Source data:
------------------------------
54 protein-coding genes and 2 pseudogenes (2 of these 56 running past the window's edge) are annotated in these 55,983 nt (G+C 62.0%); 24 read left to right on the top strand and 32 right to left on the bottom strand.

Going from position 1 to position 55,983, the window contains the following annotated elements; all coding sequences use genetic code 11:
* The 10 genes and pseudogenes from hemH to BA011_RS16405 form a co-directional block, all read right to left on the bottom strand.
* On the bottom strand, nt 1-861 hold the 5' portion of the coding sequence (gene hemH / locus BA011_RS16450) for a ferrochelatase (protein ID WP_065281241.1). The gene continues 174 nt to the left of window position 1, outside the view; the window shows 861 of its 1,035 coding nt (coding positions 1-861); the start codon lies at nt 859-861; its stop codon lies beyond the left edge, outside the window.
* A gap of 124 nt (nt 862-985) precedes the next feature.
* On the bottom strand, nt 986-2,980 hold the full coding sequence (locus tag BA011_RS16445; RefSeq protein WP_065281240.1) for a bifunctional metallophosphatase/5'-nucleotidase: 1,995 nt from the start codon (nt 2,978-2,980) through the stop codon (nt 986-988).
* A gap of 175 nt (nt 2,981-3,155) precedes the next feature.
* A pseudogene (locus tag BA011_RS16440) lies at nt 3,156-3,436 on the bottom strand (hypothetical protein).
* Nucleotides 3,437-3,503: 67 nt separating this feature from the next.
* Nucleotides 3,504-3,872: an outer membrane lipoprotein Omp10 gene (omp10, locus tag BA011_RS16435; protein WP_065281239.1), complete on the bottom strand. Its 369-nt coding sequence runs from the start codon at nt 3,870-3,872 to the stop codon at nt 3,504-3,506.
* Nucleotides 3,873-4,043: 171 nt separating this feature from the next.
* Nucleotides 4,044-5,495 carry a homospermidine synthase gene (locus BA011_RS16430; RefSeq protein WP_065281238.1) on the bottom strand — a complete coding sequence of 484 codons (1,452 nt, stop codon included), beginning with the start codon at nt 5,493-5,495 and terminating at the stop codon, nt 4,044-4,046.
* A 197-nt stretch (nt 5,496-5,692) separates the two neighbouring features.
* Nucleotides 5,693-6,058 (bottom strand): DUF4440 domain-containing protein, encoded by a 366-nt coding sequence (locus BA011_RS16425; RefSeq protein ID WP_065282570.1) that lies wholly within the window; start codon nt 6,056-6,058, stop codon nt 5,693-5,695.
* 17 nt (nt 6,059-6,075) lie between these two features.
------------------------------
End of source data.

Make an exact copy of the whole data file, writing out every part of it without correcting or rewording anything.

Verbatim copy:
54 protein-coding genes and 2 pseudogenes (2 of these 56 running past the window's edge) are annotated in these 55,983 nt (G+C 62.0%); 24 read left to right on the top strand and 32 right to left on the bottom strand.

Going from position 1 to position 55,983, the window contains the following annotated elements; all coding sequences use genetic code 11:
* The 10 genes and pseudogenes from hemH to BA011_RS16405 form a co-directional block, all read right to left on the bottom strand.
* On the bottom strand, nt 1-861 hold the 5' portion of the coding sequence (gene hemH / locus BA011_RS16450) for a ferrochelatase (protein ID WP_065281241.1). The gene continues 174 nt to the left of window position 1, outside the view; the window shows 861 of its 1,035 coding nt (coding positions 1-861); the start codon lies at nt 859-861; its stop codon lies beyond the left edge, outside the window.
* A gap of 124 nt (nt 862-985) precedes the next feature.
* On the bottom strand, nt 986-2,980 hold the full coding sequence (locus tag BA011_RS16445; RefSeq protein WP_065281240.1) for a bifunctional metallophosphatase/5'-nucleotidase: 1,995 nt from the start codon (nt 2,978-2,980) through the stop codon (nt 986-988).
* A gap of 175 nt (nt 2,981-3,155) precedes the next feature.
* A pseudogene (locus tag BA011_RS16440) lies at nt 3,156-3,436 on the bottom strand (hypothetical protein).
* Nucleotides 3,437-3,503: 67 nt separating this feature from the next.
* Nucleotides 3,504-3,872: an outer membrane lipoprotein Omp10 gene (omp10, locus tag BA011_RS16435; protein WP_065281239.1), complete on the bottom strand. Its 369-nt coding sequence runs from the start codon at nt 3,870-3,872 to the stop codon at nt 3,504-3,506.
* Nucleotides 3,873-4,043: 171 nt separating this feature from the next.
* Nucleotides 4,044-5,495 carry a homospermidine synthase gene (locus BA011_RS16430; RefSeq protein WP_065281238.1) on the bottom strand — a complete coding sequence of 484 codons (1,452 nt, stop codon included), beginning with the start codon at nt 5,493-5,495 and terminating at the stop codon, nt 4,044-4,046.
* A 197-nt stretch (nt 5,496-5,692) separates the two neighbouring features.
* Nucleotides 5,693-6,058 (bottom strand): DUF4440 domain-containing protein, encoded by a 366-nt coding sequence (locus BA011_RS16425; RefSeq protein ID WP_065282570.1) that lies wholly within the window; start codon nt 6,056-6,058, stop codon nt 5,693-5,695.
* 17 nt (nt 6,059-6,075) lie between these two features.